SPOTYS Recap – Jack Silver

Story courtesy of College Sport Media 


Jack Silver and his family have always had an affinity for water so when they purchased a beach house with a private lake near Otaki a decade ago they struck the jackpot.

Swimming was already popular, but when Jack was introduced to water skiing it quickly became irresistible.

The 16-year-old from Hutt International Boys’ School is the top ranked Men’s Under-17 water skier. At the Nationals in April he won the boys overall title, which measures the skiers across all three events (trick, slalom and Jump).

In the Open field he finished fourth in slalom, and for the tournament he achieved the highest trick score for any skier aged under 21 – winning a third Nationals trick trophy.

In November he was selected as a supreme finalist in the College Sport Wellington Awards. His ranking for each discipline at present is Slalom (23), Jump (8) and Trick (16)

“My dad (Richard) was into water skiing and introduced me to it when he brought a boat off a mate. Dad makes his way up and down the lake pretty good, but these days he spends more time driving me,” Silver said.

“I competed for the first time in 2016. I was 12 years old and unsure about entering until persuaded by Dad. I got third and the feeling of being on the podium was surreal.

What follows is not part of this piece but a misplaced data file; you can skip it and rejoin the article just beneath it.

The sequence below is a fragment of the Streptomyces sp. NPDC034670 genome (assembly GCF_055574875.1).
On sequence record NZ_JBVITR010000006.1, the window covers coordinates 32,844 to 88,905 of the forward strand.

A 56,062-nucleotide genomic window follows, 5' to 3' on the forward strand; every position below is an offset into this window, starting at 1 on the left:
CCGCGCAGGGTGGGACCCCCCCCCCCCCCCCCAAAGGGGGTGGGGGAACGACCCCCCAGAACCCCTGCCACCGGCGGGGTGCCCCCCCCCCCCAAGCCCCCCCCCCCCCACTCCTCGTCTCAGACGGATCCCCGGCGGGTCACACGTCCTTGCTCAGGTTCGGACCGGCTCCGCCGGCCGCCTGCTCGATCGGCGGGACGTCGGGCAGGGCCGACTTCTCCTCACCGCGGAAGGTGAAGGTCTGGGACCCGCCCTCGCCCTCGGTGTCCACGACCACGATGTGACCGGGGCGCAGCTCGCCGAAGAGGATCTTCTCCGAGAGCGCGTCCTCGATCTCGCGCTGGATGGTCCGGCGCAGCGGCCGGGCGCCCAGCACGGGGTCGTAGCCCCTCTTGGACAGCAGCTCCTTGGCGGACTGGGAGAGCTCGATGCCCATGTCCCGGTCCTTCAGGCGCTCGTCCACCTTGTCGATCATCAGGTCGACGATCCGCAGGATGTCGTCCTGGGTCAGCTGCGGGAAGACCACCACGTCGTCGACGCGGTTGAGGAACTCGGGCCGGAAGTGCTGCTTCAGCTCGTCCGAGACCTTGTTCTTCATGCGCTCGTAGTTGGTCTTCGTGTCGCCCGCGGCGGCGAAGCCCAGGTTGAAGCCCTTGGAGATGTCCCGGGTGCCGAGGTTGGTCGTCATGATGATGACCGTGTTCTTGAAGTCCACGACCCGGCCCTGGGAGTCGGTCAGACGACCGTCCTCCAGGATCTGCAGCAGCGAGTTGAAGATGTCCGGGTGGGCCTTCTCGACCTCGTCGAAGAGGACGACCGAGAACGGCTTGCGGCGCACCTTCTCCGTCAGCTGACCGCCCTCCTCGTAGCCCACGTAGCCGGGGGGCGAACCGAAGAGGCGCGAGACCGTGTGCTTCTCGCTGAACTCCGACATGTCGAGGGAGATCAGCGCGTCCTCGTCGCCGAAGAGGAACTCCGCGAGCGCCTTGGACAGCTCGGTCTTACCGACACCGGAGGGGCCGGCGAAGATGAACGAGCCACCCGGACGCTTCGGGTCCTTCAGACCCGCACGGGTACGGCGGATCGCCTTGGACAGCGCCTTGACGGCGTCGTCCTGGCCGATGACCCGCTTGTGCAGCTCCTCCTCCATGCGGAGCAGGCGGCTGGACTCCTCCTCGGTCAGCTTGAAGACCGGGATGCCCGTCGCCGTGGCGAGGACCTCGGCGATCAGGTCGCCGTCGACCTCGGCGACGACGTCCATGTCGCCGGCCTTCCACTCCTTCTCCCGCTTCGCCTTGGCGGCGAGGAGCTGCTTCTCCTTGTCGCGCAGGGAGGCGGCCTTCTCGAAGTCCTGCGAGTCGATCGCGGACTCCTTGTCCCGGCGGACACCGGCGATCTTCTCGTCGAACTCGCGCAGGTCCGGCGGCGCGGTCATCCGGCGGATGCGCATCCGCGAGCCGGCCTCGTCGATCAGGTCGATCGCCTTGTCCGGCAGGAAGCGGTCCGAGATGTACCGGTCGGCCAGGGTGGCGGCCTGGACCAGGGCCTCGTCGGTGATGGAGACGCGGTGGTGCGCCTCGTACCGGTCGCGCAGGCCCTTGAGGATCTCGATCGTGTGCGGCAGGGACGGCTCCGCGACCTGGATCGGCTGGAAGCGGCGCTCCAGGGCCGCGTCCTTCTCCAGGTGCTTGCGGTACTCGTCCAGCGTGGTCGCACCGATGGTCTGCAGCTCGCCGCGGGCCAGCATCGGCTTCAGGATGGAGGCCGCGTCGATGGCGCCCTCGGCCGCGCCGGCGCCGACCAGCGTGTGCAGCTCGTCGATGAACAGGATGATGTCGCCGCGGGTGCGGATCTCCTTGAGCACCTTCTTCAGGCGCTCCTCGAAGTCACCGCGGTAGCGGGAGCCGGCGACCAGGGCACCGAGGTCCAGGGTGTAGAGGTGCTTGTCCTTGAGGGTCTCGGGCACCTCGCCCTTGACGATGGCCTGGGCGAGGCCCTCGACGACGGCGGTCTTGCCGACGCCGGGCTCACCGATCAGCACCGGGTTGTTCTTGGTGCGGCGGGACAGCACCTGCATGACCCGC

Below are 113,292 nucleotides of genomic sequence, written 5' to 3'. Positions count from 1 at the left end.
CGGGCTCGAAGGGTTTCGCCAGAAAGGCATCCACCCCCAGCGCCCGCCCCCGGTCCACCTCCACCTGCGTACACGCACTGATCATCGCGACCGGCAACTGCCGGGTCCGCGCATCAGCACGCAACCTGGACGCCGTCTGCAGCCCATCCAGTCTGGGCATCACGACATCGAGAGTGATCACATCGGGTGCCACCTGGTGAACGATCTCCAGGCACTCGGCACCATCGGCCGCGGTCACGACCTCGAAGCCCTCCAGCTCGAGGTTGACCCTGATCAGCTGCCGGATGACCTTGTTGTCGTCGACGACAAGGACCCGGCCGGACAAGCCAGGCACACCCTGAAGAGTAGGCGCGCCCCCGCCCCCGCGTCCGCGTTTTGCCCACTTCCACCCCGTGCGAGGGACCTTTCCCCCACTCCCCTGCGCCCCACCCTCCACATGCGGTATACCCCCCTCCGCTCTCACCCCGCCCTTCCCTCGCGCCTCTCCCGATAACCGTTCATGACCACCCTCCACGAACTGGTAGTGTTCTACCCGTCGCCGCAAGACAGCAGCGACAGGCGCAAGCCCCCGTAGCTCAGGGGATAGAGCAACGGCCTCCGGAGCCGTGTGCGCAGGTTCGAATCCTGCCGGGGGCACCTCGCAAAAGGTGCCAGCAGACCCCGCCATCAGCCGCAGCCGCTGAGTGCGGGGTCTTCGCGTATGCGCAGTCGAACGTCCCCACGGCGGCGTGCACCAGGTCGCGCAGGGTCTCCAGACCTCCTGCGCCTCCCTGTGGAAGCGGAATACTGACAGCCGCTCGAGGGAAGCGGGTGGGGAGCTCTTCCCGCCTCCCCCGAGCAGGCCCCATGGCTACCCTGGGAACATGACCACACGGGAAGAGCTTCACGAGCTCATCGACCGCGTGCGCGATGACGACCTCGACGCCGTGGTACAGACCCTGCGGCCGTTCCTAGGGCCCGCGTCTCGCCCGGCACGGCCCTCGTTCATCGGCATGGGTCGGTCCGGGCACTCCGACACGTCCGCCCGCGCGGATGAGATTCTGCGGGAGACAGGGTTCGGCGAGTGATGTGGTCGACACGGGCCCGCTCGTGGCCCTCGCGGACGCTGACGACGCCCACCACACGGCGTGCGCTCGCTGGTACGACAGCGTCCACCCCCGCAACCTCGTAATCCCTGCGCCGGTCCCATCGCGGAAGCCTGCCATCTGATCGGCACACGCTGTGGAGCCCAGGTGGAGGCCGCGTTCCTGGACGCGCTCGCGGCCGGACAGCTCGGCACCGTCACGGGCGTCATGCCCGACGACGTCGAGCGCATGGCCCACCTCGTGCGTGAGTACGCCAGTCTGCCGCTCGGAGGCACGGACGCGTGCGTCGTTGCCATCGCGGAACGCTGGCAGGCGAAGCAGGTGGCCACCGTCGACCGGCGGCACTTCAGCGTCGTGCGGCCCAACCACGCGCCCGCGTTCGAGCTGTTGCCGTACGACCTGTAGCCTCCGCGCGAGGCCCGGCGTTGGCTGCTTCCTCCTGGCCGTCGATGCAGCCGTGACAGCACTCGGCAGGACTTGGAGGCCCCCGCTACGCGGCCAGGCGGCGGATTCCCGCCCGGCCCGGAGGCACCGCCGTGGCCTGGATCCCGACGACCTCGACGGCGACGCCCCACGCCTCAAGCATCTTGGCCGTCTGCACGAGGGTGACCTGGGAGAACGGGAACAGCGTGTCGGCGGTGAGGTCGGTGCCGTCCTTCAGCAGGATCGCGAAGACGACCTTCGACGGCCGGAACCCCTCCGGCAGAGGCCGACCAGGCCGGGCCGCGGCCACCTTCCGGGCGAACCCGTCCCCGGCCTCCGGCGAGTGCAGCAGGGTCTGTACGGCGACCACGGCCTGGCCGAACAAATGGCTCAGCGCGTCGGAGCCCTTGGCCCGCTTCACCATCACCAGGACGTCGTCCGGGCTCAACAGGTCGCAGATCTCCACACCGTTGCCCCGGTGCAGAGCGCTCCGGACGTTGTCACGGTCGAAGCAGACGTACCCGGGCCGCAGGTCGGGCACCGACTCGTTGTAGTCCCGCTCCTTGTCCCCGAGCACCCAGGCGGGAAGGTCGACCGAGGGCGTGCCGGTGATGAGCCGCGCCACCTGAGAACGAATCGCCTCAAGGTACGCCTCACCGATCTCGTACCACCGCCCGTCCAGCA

“We were so lucky to find the lake near Otaki. It’s quiet and I’m up there as often as I can be, sometimes three or four times a week after school. I’m in the gym every day and training my butt off to become the best I can.”

At the 2018 Nationals he medaled in the Slalom and has kicked onto hold all Wellington Under-17 region ski records. This is unusual as typically competitors will specialize in a specific discipline. So what is his best event and why?

“I’m not sure but Slalom is exciting because it tests agility and we only use one ski with feet oriented forward, one in front of the other. Slalom skis are narrow and long and the trick is to go between a multi-buoy course as quickly as possible. The shorter the rope, the better the skier as they have less time and space to manoeuvre.”

“Jumping involves riding two long skis over a jump and the competitor able to travel the longest distance landing safely wins, it’s as simple as that.

“Tricks is awesome because skiers are given two 20-second runs during which they perform a series of their chosen tricks. Tricks include hand tricks, surface turns, rotations over the wake, flips and toe tricks often done with only a foot attached to the handle. My favourite trick is a back flip with a 360-degree rotation

A top five finish in all categories at the 2019 Junior Oceania Championships in Australia further demonstrated Silver’s superior trickery. This year he was set to go to Florida to compete in the World Championships, but couldn’t attend due to Covid, despite the event going ahead.

“The best water skiers tend to come from North and South America, places where the climate is hot enough to allow them to train and compete all year round. I don’t think there is a financial future in the sport, but you can make some money by winning competitions and getting sponsors.

“The sport can be high risk. I’ve had a concussion and strained muscles, but so far my luck’s been pretty good.

“I move up the Under-21 division next year and that’s like going straight from primary school to college. Your ranking starts again, but I’m determined to become the best.”

Watch Adam land his first flip back HERE.